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Developmentally regulated promoter-switch transcriptionally controls Runx1 function during embryonic hematopoiesis.

Pozner A, Lotem J, Xiao C, Goldenberg D, Brenner O, Negreanu V, Levanon D, Groner Y - BMC Dev. Biol. (2007)

Bottom Line: Differentiation of CD4/CD8 thymocytes was impaired and their apoptosis was enhanced due to altered expression of T-cell receptors.The data delineate the activity of P1 and P2 in embryogenesis and describe previously unknown functions of Runx1.The findings show unequivocally that the role of P1/P2 during development is non redundant and underscore the significance of alternative promoter usage in Runx1 biology.

View Article: PubMed Central - HTML - PubMed

Affiliation: Department of Molecular Genetics, The Weizmann Institute of Science, Rehovot, Israel. apozner@genetics.utah.edu <apozner@genetics.utah.edu>

ABSTRACT

Background: Alternative promoters usage is an important paradigm in transcriptional control of mammalian gene expression. However, despite the growing interest in alternative promoters and their role in genome diversification, very little is known about how and on what occasions those promoters are differentially regulated. Runx1 transcription factor is a key regulator of early hematopoiesis and a frequent target of chromosomal translocations in acute leukemias. Mice deficient in Runx1 lack definitive hematopoiesis and die in mid-gestation. Expression of Runx1 is regulated by two functionally distinct promoters designated P1 and P2. Differential usage of these two promoters creates diversity in distribution and protein-coding potential of the mRNA transcripts. While the alternative usage of P1 and P2 likely plays an important role in Runx1 biology, very little is known about the function of the P1/P2 switch in mediating tissue and stage specific expression of Runx1 during development.

Results: We employed mice bearing a hypomorphic Runx1 allele, with a largely diminished P2 activity, to investigate the biological role of alternative P1/P2 usage. Mice homozygous for the hypomorphic allele developed to term, but died within a few days after birth. During embryogenesis the P1/P2 activity is spatially and temporally modulated. P2 activity is required in early hematopoiesis and when attenuated, development of liver hematopoietic progenitor cells (HPC) was impaired. Early thymus development and thymopoiesis were also abrogated as reflected by thymic hypocellularity and loss of corticomedullary demarcation. Differentiation of CD4/CD8 thymocytes was impaired and their apoptosis was enhanced due to altered expression of T-cell receptors.

Conclusion: The data delineate the activity of P1 and P2 in embryogenesis and describe previously unknown functions of Runx1. The findings show unequivocally that the role of P1/P2 during development is non redundant and underscore the significance of alternative promoter usage in Runx1 biology.

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Runx1 P2neo allele failed to rescue the embryonal lethality phenotype of Runx1-/- mice. (A) Schematic representation of Runx1 locus in the two Runx1 mutant strains used to generate the compound mutant strain Runx1lz;Runx1P2neo. (B) Runx1lz;Runx1P2neo die at E11.5 to E12.5 due to hemorrhages in the CNS and/or lack of FL hematopoiesis. Left: Lateral view of a whole mount compound Runx1lz;Runx1P2neo E11.5 embryo stained for β-galactosidase activity. Hemorrhages are seen in the 4th ventricle, the ventral metencephalon and spinal cord. Right: Hematoxylin and eosin (H&E) staining of a section through the spinal cord exhibits focal hemorrhage (arrow head). (C) H&E staining of WT (left view) and Runx1lz;Runx1P2neo (right view) E12.5 fetal liver. Note the absence of definitive hematopoietic precursors (deep purple cells) in Runx1lz;Runx1P2neo FL as compared to WT. The data demonstrate that activity of a single Runx1 P1 was not sufficient to rescue the embryonal lethal phenotype of Runx1-/- mice.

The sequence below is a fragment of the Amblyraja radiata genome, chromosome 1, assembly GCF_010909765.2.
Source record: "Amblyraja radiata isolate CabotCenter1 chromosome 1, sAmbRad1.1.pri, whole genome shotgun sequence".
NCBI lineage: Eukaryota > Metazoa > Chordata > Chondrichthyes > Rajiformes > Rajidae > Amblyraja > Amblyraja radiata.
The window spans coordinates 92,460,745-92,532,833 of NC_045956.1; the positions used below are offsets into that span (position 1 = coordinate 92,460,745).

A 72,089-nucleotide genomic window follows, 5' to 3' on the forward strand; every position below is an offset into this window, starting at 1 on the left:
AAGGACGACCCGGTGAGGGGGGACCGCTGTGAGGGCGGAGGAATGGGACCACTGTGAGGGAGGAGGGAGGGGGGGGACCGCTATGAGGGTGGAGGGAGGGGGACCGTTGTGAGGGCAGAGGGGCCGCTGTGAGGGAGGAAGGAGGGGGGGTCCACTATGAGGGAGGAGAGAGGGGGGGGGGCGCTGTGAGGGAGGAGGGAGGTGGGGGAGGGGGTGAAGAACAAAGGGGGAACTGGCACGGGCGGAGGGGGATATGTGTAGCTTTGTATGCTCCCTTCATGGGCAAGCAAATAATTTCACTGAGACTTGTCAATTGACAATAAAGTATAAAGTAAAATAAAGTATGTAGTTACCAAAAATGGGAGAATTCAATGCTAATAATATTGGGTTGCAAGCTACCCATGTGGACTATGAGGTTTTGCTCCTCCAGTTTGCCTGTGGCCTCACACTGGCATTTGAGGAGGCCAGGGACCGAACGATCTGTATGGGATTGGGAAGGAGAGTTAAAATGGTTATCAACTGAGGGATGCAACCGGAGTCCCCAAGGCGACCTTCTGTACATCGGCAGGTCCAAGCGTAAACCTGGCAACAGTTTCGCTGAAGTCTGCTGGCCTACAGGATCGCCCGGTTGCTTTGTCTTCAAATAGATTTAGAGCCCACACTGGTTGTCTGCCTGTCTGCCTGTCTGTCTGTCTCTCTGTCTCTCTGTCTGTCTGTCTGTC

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Figure 7: Runx1 P2neo allele failed to rescue the embryonal lethality phenotype of Runx1-/- mice. (A) Schematic representation of Runx1 locus in the two Runx1 mutant strains used to generate the compound mutant strain Runx1lz;Runx1P2neo. (B) Runx1lz;Runx1P2neo die at E11.5 to E12.5 due to hemorrhages in the CNS and/or lack of FL hematopoiesis. Left: Lateral view of a whole mount compound Runx1lz;Runx1P2neo E11.5 embryo stained for β-galactosidase activity. Hemorrhages are seen in the 4th ventricle, the ventral metencephalon and spinal cord. Right: Hematoxylin and eosin (H&E) staining of a section through the spinal cord exhibits focal hemorrhage (arrow head). (C) H&E staining of WT (left view) and Runx1lz;Runx1P2neo (right view) E12.5 fetal liver. Note the absence of definitive hematopoietic precursors (deep purple cells) in Runx1lz;Runx1P2neo FL as compared to WT. The data demonstrate that activity of a single Runx1 P1 was not sufficient to rescue the embryonal lethal phenotype of Runx1-/- mice.

Mentions: Homozygous disruption of Runx1 results in a complete absence of FL hematopoiesis and the mice die between E11.5 and E12.5 of hemorrhages in the central nervous system [19,20]. P2neo/neo mice were born and showed no sign of hemorrhages, indicating that expression levels of Runx1 in homozygous P2neo/neo during early embryogenesis were sufficient to rescue the Runx1-/- phenotype. This occurrence raised the question of whether Runx1 levels provided by activity of a single P1 will also be sufficient to rescue the phenotype. To address this issue we generated a compound mutant strain Runx1lz; Runx1P2neo by mating Runx1lz/+ mice [16] with Runx1P2neo/+. These mice had one allele expressing a fused Runx1-LacZ protein and one P2neo allele expressing WT P1 (Fig. 7A). Compound mutant Runx1lz;Runx1P2neo embryos died between E11.5 and E12.5 and suffered from hemorrhages in the nervous system (Fig. 7B). The most extensive bleedings was seen in the 4th ventricle, the ventral metencephalon and spinal cord. Moreover, the liver of E12.5 compound mutant embryos was depleted of hematopoietic cells (Fig. 7C), indicating lack of definitive hematopoiesis, similar to the previously reported Runx1-/- phenotype [16,19,20]. These results indicated, that during midgestation, angiogenesis and definitive hematopoiesis are highly sensitive to the dosage of Runx1 as activity of a single P1 was not sufficient to rescue the Runx1-/- phenotype. This conclusion is consistent with the previously reported data which was based on transplantation assays [17,18,55]. This observation may also pertain to the unique role of P2 activity during midgestation angiogenesis and/or early hematopoiesis.